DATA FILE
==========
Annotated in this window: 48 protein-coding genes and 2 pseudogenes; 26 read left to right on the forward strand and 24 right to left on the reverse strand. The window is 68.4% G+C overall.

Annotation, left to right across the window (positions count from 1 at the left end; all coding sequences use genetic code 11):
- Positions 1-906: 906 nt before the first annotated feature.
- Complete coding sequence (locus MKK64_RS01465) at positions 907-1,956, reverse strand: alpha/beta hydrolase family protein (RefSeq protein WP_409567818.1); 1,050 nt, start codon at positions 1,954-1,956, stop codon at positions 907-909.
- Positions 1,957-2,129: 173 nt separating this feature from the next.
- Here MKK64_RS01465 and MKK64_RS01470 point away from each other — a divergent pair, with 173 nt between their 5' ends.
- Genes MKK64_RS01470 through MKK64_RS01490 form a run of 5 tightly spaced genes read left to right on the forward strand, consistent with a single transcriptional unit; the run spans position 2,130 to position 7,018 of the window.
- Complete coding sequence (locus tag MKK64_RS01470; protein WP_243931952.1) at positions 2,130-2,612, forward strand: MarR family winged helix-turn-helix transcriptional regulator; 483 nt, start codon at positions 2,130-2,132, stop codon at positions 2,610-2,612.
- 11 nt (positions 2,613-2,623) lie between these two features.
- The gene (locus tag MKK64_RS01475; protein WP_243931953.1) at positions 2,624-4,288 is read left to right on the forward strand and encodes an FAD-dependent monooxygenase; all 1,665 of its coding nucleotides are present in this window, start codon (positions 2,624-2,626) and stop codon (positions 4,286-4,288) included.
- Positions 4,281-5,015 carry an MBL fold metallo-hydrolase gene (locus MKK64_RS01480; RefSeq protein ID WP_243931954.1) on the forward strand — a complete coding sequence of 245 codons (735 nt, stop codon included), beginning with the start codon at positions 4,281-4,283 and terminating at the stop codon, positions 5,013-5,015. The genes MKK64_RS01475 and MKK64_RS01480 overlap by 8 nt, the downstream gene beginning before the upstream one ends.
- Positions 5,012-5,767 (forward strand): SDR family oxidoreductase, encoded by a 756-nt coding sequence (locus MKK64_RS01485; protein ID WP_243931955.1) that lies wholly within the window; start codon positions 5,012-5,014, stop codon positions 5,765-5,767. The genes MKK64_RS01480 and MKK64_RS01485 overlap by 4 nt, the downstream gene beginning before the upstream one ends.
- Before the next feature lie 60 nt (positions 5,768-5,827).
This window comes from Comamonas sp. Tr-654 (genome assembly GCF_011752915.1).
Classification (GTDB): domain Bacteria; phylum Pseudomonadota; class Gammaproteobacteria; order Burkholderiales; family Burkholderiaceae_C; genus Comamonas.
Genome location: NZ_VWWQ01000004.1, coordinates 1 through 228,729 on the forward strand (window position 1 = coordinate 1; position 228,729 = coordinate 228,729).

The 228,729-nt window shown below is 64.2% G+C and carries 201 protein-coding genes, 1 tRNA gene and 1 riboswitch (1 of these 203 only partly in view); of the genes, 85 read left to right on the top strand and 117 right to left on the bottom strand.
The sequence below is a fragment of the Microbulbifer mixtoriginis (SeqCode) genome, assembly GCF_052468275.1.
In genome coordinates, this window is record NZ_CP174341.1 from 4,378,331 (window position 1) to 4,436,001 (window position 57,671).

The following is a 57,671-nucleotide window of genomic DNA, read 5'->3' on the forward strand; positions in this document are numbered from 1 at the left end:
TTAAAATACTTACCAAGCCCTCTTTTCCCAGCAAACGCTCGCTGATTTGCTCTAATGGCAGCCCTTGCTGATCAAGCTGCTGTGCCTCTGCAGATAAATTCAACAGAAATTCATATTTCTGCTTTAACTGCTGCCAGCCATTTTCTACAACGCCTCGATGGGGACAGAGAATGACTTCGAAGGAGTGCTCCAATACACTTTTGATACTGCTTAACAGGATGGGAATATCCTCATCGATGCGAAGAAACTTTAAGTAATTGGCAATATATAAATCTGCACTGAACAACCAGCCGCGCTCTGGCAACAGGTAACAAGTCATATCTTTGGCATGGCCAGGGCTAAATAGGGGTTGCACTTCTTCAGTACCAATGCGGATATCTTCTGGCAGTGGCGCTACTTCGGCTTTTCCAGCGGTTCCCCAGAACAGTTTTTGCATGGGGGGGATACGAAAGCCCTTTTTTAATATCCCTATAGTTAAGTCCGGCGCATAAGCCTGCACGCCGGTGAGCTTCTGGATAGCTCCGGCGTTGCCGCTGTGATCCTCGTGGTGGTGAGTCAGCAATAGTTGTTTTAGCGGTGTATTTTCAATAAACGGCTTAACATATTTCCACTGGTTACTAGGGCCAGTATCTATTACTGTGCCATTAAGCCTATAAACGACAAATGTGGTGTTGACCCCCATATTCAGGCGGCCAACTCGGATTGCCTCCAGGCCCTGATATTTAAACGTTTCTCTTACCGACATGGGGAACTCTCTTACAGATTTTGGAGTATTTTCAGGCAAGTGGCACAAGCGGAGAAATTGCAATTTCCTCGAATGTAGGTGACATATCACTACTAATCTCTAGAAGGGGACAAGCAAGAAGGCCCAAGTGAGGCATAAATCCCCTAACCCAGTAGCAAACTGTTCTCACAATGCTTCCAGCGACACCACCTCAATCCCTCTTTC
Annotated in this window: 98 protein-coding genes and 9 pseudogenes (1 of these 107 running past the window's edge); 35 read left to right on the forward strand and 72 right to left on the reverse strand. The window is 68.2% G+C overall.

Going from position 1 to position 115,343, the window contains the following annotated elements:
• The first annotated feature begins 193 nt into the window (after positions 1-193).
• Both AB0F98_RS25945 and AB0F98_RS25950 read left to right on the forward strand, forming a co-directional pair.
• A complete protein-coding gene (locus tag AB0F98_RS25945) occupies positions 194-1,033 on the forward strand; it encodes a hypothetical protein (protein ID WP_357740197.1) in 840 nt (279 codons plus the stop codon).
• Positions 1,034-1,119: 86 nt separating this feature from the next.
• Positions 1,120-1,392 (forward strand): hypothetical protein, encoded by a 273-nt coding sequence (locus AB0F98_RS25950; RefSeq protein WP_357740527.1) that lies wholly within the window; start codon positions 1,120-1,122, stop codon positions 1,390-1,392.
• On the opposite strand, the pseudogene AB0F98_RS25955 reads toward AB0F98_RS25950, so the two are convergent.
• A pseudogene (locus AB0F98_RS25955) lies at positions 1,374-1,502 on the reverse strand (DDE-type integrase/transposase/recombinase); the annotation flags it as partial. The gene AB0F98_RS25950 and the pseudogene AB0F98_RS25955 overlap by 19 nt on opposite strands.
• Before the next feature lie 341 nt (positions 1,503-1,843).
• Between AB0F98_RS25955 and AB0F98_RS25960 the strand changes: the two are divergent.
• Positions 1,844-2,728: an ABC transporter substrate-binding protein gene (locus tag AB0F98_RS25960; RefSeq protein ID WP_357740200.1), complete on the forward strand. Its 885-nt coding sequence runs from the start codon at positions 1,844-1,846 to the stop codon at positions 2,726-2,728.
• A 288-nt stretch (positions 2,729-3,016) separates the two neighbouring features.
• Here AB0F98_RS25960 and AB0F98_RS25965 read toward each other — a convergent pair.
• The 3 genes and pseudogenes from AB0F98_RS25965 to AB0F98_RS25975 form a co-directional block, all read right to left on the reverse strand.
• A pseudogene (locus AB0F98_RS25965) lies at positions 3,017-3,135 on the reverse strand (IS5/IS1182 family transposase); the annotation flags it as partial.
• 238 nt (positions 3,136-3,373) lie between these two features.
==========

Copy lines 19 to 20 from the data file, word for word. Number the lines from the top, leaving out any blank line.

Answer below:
In genome coordinates, this window is record NZ_CP174341.1 from 4,378,331 (window position 1) to 4,436,001 (window position 57,671).

The following is a 57,671-nucleotide window of genomic DNA, read 5'->3' on the forward strand; positions in this document are numbered from 1 at the left end: